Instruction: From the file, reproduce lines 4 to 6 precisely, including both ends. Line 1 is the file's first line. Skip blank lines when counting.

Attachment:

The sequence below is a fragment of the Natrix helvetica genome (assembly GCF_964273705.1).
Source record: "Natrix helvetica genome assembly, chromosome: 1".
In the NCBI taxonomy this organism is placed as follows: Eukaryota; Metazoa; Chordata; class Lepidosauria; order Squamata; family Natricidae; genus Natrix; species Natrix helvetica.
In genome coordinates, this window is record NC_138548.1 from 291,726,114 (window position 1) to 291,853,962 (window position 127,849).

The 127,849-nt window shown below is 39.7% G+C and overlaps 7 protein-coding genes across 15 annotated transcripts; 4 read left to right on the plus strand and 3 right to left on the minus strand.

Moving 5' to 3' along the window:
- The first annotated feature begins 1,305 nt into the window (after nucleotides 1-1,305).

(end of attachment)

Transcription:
In genome coordinates, this window is record NC_138548.1 from 291,726,114 (window position 1) to 291,853,962 (window position 127,849).

The 127,849-nt window shown below is 39.7% G+C and overlaps 7 protein-coding genes across 15 annotated transcripts; 4 read left to right on the plus strand and 3 right to left on the minus strand.

Moving 5' to 3' along the window: